The Independent Voice of Southern Methodist University Since 1915

The Daily Campus

The Daily Campus

The Independent Voice of Southern Methodist University Since 1915

The Daily Campus

The Independent Voice of Southern Methodist University Since 1915

The Daily Campus

Laundry how-to

When you arrive at college you find yourself with many new responsibilities, and one of these responsibilities is laundry (unless you have Mustang Laundry). Sometime in the next few years, we will all have to learn how to to keep our whites white and our colors bright.

Here are some of the toughest stains you may encounter, and how to treat them.

First up is car grease: rub a strong detergent or pre wash stain remover onto the surface of the stain. Wash in hot water (at the highest temperature that is recommended for the garment), and repeat until the stain is gone.

For coffee or tea stains, soak in oxygen bleach or an enzyme presoak, and again, wash in hot water.

Soaking immediately in cold water is the best way to tackle blood stains. If the blood is already dry and set into the fabric, soak in warm water with an enzyme product.

For most other stains, rub the specific spot with a strong detergent – always with the weave or knit of the fabric – never in circles or back and forth. Gently rinse.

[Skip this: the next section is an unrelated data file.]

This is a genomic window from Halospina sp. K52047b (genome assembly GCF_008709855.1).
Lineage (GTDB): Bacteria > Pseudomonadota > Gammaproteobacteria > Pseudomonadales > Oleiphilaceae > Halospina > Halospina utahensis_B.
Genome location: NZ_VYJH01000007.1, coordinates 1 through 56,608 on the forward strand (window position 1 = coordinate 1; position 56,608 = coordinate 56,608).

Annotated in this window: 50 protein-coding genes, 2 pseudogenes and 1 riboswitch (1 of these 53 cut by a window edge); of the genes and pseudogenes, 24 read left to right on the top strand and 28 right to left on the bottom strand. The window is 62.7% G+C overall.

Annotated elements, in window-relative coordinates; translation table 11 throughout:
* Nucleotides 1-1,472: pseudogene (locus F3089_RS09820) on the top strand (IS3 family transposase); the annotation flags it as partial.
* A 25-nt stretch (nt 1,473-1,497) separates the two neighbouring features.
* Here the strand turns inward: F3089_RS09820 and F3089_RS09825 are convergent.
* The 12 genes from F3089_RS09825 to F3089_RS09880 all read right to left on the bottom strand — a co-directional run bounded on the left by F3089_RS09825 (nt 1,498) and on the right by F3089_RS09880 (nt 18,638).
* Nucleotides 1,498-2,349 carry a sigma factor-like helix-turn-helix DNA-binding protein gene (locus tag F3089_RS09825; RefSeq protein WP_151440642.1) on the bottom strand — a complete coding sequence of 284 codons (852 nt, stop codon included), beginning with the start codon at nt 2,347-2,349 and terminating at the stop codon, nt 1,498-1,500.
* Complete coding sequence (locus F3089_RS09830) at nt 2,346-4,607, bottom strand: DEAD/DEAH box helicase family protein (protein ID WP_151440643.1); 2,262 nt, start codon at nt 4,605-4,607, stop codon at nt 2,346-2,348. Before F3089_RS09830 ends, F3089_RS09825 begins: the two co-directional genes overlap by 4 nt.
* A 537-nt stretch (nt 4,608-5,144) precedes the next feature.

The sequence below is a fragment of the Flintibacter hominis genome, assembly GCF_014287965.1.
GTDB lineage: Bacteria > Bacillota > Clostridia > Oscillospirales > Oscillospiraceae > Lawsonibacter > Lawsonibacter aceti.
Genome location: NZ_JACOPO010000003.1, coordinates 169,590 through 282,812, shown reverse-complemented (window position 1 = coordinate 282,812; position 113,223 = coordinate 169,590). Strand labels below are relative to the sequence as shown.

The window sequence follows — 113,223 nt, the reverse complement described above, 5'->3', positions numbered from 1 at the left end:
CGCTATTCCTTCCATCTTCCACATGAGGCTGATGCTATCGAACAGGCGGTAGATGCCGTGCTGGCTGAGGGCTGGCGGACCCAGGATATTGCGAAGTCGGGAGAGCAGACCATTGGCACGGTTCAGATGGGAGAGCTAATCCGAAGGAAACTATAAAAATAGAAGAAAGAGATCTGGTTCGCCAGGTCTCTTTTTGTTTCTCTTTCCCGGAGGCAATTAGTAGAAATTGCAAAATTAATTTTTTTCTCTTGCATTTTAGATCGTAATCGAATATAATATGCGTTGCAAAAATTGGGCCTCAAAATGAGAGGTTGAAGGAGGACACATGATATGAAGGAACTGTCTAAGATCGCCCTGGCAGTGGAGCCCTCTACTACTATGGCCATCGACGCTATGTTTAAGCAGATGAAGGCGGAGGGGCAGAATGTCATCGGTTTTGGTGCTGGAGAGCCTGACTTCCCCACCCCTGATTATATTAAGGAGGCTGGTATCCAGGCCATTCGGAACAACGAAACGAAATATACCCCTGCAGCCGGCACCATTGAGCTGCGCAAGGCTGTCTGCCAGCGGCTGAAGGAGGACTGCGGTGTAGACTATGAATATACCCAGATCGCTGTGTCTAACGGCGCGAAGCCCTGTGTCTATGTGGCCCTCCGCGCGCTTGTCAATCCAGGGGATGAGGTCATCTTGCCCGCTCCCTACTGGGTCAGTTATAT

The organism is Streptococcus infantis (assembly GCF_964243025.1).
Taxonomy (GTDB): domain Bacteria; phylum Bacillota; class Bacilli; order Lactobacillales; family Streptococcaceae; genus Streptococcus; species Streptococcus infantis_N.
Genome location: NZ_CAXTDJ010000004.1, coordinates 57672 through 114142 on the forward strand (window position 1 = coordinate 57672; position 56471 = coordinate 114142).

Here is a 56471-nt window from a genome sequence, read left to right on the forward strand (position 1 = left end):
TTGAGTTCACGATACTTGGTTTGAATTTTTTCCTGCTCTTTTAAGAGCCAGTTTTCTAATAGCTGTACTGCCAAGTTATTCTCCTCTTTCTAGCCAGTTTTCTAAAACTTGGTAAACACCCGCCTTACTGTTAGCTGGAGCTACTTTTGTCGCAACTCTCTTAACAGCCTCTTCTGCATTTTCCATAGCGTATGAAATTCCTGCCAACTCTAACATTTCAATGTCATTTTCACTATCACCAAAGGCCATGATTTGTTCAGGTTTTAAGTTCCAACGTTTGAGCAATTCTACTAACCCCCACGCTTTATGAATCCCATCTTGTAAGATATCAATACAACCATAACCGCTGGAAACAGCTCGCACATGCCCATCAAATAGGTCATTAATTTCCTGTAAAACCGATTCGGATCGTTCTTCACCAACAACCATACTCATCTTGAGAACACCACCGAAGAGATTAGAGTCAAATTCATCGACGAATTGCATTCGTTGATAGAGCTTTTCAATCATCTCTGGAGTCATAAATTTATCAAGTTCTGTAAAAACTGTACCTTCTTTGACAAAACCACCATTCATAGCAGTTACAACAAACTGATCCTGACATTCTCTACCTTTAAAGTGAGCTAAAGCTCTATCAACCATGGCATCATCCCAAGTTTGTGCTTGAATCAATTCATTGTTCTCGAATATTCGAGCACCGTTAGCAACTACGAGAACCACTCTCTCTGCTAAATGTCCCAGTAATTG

Cocktails, especially those mixed with fruit juice or punch, are conquered by immediately sponging with a white cloth, damp with cool water. Then soak with an enzyme presoak as soon you can. If possible, bleach, but if bleaching will damage the integrity of the fabric color, try vinegar as a substitute.

Perspiration can be a problem no matter how careful you are after a night on the town. Use a strong detergent on the spot(s) immediately, and then wait about an hour. Wash in hot water, and try bleach if needed.

Often in an attempt to prevent the previous problem, we get a deodorant stain in its place. To correct a stain, rub liquid detergent on it, and then wash in the hottest water safe for the garment. When possible, use prewash stain removers – you should allow them to stand for five to 10 minutes, it will be a lot of help.

The main dilemma with washing clothes is deciding what method to employ for each piece of clothing. Basically, anything can be done, if in moderation. Contrary to the myth, dry cleaning does not shorten the life of a garment (unless it is done too often), nor does any method of stain removal. The wear and tear of foreign blemishes hurts the clothing far more than simply washing it. Just wait, within reason, to dry clean. The same goes for bleach: don’t do it unless you must.

The rules for clothes in college are pretty simple: Get the stain out quickly and wash something when it needs washing!

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